Overall, I made this particular film because I wanted to showcase how a homeless, poor man struggles for the future of his son. He is poor in wealth but not in mind, meaning that he has a long-term perspective. He doesn’t want his son to live in a difficult life like him. As such, he tries to find different ways to support his son’s study because he believes that studying is a way to a better future.
Commentary from the Screening Committee Members
Professor, Center for Southeast Asian Studies, Kyoto University, Cultural Anthropology
This film features the everyday life of a man living as a garbage-collector on the streets of Phnom Penh, and his love and devotion to his young son Roung. The camera captures their living conditions from the ground. In spite of their precarious life, the father’s hopes for his son’s education and future hit the
viewer in an almost painful way. It is said that there are more than 20,000 children working on the street in Cambodia. We. are left wondering how long Roung can remain under the protective wing of his loving father.
Senior Programmer, International Film Festival(TIFF)/ Professor, Japan Institute of the Moving Image
This is a documentary that focuses on a father and son living in a corner of Phnom Penh, the capital of Cambodia. It leaves us with a simple yet clear message about the importance of education in helping people pull themselves out of poverty. This work was also recommended for screening at the 2017 Tokyo International Film Festival (TIFF) by the Cambodian documentary
filmmaker, Rithy Panh, where it received a positive response.
Commentary for further understanding
Professor, Center for Southeast Asian Studies, Kyoto University
The setting of this documentary is on the streets of Phnom Penh, the capital city of Cambodia. Life on the streets, or daily life of the homeless people is the subject of this documentary. It reflects both the positive and negative sides of economic development. Recently, Cambodia has been experiencing rapid economic development. If you visit Phnom Penh today, you might often come across people with the latest iPhones, buying cars and houses while enjoying dinner at beautiful restaurants. Economic development has brought happiness to many people. However, it is also true that the poor will always stay poor.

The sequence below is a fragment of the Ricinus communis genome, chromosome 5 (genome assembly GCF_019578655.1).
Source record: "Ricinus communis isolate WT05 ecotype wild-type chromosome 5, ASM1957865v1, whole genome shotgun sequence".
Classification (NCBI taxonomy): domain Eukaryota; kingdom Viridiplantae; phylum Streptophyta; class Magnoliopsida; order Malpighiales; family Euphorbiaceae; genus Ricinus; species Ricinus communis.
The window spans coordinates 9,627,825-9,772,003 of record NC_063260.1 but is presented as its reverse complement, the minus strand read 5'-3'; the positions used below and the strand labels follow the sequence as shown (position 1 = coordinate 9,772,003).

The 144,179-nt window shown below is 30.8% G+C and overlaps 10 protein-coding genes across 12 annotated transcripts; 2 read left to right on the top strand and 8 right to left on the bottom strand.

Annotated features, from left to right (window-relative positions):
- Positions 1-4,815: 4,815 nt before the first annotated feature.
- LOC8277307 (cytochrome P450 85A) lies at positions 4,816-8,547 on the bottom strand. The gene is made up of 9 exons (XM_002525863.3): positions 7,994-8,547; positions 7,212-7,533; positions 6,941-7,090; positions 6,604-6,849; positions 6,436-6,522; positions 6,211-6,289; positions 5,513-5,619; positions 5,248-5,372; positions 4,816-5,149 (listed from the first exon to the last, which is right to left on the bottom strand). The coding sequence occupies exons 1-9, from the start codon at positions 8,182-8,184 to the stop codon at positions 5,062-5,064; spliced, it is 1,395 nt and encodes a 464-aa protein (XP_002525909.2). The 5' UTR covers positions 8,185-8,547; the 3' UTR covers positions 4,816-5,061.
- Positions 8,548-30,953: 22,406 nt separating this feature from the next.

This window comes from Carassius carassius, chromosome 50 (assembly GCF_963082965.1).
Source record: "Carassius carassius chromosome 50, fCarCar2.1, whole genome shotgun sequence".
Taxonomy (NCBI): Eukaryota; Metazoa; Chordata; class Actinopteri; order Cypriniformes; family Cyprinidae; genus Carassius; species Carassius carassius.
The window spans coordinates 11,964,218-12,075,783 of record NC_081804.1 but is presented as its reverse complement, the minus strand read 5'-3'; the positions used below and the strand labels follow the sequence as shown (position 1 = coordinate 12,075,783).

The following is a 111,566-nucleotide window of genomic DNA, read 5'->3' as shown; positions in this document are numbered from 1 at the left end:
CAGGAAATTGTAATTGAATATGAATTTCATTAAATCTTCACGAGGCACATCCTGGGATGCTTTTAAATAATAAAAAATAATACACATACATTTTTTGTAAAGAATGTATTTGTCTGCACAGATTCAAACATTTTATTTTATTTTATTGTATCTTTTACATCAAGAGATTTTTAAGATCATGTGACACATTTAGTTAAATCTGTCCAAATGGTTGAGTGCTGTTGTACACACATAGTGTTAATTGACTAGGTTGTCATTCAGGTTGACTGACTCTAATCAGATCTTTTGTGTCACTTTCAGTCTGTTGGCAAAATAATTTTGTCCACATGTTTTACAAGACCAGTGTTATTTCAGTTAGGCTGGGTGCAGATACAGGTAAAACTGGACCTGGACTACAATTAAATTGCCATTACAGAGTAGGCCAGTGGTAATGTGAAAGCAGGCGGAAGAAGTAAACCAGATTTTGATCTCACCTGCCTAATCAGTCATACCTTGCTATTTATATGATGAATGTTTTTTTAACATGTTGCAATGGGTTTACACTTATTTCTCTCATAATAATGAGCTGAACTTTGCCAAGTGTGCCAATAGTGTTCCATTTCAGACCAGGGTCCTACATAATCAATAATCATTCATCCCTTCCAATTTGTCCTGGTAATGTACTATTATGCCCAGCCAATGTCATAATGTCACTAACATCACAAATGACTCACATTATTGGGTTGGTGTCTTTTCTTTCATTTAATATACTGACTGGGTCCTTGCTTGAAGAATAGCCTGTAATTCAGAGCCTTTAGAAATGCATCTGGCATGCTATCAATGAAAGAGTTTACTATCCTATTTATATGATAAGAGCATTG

The townscapes shown in the documentary were shot in the area near the royal palace. The father in the documentary is collecting garbage to send his son to school. The school appears to be in the precinct of a large Buddhist temple in the city center and I assume it is run by a NGO. In Cambodia, Buddhist temples have often been associated with school education. The fact that a site providing education for the street children is found in a temple, made me aware of this cultural tradition, which I found interesting.
With this documentary, there are some opinions in the introduction and commentary in this year pamphlet. Written by the director himself and with a commentary from one of selection committee members, that it “draws out the importance of education in opening opportunities to improve one’s lot in life” emphasizing the importance of education. However, I did not get a strong impression of that particular theme, education, from this documentary. Rather, what I perceived were some universal motifs, such as “love for children” and “obdurate poverty.” I suppose these are the two ubiquitous messages that comprise the foundation of strength in this documentary.